Sometimes, antisemitism is so subtle that even those expressing it don’t recognize what they are saying. For example, I showed a non-Jewish friend a photo of my young Israeli cousin, a blond, blue-eyed model. “She doesn’t look Israeli,” my friend said, “she looks Scandinavian.” Hmmm. What does someone who has never met an Israeli in her life mean by, “She doesn’t look Israeli?” Can you only be pretty if you’re Scandinavian? Another Jewish woman, who was present, clarified: “You mean she doesn’t look Jewish.” Or maybe, “her nose isn’t big.”

I must add that the first woman was not in the least mean spirited and had no idea of her bias. However, she innocently identifies people as, “This Jewish man…” or “This Jewish woman…”

Today’s antisemitism appears in new forms as well as old ones. Along with beatings, swastikas spray painted on Jewish sites, stores vandalized- deliberately or incidentally- during human rights demonstrations, we now have cybercrimes. Right here on Long Island, synagogue services and Jewish web sites have been hacked with hate messages. Services have been “zoom bombed.” In a Suffolk County synagogue, on Judaism’s holiest day, Yom Kippur, zoom services were suddenly disrupted by several teenagers in hoodies appearing online. They took control of the zoom site and began cursing and spewing antisemitic accusations, such as “You’re the ones who eat babies, right?”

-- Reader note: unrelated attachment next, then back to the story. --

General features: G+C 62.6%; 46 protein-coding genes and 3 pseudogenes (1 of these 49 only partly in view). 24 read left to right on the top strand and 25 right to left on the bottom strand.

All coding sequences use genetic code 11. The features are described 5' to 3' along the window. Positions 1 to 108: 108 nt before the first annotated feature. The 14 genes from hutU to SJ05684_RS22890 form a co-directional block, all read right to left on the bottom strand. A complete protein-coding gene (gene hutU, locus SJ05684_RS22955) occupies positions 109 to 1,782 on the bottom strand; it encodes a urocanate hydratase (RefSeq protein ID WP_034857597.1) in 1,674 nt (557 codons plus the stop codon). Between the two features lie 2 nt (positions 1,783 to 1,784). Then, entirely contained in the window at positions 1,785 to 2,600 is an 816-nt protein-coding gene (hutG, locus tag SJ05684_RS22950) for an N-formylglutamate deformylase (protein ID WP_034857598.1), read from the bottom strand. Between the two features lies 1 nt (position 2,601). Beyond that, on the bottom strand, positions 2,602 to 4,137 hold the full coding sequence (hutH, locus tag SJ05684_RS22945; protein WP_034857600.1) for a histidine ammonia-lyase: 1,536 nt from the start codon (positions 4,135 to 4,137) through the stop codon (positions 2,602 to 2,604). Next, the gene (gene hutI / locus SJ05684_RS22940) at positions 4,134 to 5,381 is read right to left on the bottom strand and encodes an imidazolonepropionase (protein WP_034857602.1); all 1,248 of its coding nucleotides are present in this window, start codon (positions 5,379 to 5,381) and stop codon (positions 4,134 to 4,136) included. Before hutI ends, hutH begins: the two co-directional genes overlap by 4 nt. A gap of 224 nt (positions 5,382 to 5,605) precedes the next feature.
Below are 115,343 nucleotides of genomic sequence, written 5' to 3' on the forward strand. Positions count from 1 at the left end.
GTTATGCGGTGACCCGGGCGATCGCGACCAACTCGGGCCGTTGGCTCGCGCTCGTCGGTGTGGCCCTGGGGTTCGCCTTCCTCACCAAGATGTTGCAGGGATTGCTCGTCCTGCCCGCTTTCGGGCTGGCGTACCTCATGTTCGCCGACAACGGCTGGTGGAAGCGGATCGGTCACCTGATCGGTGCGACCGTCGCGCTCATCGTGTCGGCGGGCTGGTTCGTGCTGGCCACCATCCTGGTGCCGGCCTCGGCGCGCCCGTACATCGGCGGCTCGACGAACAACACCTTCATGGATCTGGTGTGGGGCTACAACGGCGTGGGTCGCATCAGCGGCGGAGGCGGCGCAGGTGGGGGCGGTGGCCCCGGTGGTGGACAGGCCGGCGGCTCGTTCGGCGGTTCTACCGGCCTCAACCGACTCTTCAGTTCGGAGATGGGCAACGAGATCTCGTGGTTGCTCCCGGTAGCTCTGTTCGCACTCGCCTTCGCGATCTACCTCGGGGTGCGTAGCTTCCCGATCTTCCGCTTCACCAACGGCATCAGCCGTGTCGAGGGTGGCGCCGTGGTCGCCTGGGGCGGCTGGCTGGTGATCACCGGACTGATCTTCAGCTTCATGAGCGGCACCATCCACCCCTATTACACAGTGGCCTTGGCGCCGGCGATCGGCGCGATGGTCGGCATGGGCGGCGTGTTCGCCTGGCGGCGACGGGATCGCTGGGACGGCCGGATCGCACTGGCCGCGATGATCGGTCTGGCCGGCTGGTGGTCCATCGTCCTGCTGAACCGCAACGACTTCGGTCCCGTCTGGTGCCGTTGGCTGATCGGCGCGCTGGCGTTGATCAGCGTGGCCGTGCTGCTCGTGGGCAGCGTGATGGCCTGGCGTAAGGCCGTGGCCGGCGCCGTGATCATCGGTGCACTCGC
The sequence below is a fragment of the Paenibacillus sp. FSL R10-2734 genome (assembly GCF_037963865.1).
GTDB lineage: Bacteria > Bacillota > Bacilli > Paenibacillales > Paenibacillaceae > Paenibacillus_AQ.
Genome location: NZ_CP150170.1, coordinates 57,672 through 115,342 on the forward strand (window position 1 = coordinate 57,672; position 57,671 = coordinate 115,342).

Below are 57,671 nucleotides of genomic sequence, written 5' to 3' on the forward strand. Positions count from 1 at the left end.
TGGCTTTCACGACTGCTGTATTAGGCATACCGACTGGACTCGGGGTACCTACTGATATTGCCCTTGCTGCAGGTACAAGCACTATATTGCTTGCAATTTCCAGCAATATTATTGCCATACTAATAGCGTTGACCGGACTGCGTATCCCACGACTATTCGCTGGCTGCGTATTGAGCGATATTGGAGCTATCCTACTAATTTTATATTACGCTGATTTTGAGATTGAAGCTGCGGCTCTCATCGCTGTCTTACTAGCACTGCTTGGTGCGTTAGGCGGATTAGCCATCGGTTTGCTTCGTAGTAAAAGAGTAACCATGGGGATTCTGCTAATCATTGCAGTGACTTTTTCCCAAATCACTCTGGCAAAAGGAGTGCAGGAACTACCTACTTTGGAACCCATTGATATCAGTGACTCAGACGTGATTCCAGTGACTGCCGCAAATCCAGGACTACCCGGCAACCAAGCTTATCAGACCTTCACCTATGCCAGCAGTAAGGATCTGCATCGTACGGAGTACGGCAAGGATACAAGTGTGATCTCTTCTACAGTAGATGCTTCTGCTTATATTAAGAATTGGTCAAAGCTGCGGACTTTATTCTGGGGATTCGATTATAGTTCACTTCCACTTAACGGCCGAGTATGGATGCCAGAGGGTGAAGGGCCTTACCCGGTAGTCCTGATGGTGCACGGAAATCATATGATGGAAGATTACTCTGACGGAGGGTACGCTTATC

On university campuses, antisemitism is pervasive. One evening at a Shabbat dinner hosted by his university’s Hillel, the Jewish student organization, I met a Christian man, a foreign graduate student in biochemistry. He had come to Hillel seeking an explanation to a puzzling question. Why did his professors make negative comments about Israel during class? “What does this have to do with bio-chem?” he wondered. “Why are they so obsessed with Israel? Why do they hate Israel?”

Nadiya Al-Noor, a Muslim interfaith activist, answers this question very clearly. In her article, Antisemitism is the New Social Justice, she writes, “Hating Israel is the thing to do today on university campuses. It makes you seem ‘progressive.’ It means you’re ‘woke’ and socially aware. It means you’re fighting against a tyrannical regime. It is supporting the struggle of an oppressed people at the hands of White colonialist supremacy. Zionism is racism. Israel is evil, end of story.”